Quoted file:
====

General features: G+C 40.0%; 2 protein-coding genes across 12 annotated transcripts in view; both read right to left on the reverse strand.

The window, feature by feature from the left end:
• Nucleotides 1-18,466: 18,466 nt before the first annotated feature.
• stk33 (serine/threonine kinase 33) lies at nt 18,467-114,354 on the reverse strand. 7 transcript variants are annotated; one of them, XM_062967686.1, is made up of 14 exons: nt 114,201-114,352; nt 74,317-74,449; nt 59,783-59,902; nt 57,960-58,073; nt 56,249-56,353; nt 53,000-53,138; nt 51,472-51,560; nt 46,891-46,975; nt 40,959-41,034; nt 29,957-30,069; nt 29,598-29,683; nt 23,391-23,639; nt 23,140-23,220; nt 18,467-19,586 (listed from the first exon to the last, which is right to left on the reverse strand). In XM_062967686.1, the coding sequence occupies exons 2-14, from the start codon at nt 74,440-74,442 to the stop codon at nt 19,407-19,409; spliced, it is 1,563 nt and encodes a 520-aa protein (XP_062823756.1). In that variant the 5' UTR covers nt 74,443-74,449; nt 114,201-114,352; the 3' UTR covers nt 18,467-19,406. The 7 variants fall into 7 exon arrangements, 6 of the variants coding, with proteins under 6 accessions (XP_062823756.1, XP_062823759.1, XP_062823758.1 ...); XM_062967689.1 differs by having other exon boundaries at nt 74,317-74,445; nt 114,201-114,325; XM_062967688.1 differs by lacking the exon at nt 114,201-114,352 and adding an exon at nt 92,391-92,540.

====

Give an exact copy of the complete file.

General features: G+C 40.0%; 2 protein-coding genes across 12 annotated transcripts in view; both read right to left on the reverse strand.

The window, feature by feature from the left end:
• Nucleotides 1-18,466: 18,466 nt before the first annotated feature.
• stk33 (serine/threonine kinase 33) lies at nt 18,467-114,354 on the reverse strand. 7 transcript variants are annotated; one of them, XM_062967686.1, is made up of 14 exons: nt 114,201-114,352; nt 74,317-74,449; nt 59,783-59,902; nt 57,960-58,073; nt 56,249-56,353; nt 53,000-53,138; nt 51,472-51,560; nt 46,891-46,975; nt 40,959-41,034; nt 29,957-30,069; nt 29,598-29,683; nt 23,391-23,639; nt 23,140-23,220; nt 18,467-19,586 (listed from the first exon to the last, which is right to left on the reverse strand). In XM_062967686.1, the coding sequence occupies exons 2-14, from the start codon at nt 74,440-74,442 to the stop codon at nt 19,407-19,409; spliced, it is 1,563 nt and encodes a 520-aa protein (XP_062823756.1). In that variant the 5' UTR covers nt 74,443-74,449; nt 114,201-114,352; the 3' UTR covers nt 18,467-19,406. The 7 variants fall into 7 exon arrangements, 6 of the variants coding, with proteins under 6 accessions (XP_062823756.1, XP_062823759.1, XP_062823758.1 ...); XM_062967689.1 differs by having other exon boundaries at nt 74,317-74,445; nt 114,201-114,325; XM_062967688.1 differs by lacking the exon at nt 114,201-114,352 and adding an exon at nt 92,391-92,540.